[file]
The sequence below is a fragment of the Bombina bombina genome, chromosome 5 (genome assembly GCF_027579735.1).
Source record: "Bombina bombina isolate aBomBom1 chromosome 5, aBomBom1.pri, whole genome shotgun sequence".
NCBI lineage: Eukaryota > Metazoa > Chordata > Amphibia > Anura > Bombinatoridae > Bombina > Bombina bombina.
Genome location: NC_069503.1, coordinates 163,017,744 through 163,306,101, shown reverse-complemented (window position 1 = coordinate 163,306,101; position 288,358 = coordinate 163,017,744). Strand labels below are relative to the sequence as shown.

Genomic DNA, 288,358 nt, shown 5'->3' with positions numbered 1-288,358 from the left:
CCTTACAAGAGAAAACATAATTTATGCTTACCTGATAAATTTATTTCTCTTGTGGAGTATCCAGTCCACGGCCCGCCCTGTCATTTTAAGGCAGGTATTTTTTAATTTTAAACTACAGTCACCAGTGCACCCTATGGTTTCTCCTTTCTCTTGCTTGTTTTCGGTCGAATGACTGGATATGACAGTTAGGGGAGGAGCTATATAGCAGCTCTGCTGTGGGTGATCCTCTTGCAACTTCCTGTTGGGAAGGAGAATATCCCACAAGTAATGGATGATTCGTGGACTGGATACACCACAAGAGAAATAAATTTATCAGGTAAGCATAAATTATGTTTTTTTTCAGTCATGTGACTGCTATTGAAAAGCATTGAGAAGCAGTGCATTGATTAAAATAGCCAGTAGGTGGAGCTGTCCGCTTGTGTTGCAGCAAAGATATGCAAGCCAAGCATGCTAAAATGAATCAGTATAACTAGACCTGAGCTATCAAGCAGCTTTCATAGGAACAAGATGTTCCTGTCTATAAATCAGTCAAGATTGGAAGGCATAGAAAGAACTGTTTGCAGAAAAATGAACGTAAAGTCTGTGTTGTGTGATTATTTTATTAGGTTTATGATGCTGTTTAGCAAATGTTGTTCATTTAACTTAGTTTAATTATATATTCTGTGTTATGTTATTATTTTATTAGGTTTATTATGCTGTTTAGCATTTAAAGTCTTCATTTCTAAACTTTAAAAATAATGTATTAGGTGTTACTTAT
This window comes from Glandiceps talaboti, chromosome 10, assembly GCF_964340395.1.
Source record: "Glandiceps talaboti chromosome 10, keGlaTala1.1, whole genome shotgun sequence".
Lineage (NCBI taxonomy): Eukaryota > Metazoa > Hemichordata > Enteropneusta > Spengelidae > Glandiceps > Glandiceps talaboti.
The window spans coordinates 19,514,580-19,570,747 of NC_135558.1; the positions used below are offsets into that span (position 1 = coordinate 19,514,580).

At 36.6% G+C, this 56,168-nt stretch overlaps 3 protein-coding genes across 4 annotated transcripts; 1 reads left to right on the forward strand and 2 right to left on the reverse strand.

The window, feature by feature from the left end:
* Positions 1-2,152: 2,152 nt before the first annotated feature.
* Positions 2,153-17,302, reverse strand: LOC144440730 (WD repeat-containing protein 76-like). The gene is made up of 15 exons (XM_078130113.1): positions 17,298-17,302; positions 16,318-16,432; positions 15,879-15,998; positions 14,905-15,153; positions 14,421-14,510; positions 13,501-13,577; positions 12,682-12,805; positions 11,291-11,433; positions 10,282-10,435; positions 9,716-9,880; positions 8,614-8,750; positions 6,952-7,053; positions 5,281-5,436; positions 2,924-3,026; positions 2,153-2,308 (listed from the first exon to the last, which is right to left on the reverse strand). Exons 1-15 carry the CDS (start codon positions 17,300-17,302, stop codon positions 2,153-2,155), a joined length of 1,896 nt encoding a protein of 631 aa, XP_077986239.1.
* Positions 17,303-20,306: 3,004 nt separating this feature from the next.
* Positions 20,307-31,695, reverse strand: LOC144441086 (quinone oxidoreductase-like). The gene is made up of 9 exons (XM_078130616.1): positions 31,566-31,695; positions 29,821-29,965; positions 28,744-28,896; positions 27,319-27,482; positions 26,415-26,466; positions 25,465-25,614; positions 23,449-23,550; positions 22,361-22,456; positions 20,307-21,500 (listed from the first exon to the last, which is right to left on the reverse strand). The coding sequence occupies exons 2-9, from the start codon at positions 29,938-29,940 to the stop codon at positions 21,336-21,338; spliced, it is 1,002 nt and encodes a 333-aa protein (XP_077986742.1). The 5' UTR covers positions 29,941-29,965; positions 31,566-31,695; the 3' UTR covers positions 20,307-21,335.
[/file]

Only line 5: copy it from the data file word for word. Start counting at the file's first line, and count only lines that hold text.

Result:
Genomic DNA, 288,358 nt, shown 5'->3' with positions numbered 1-288,358 from the left: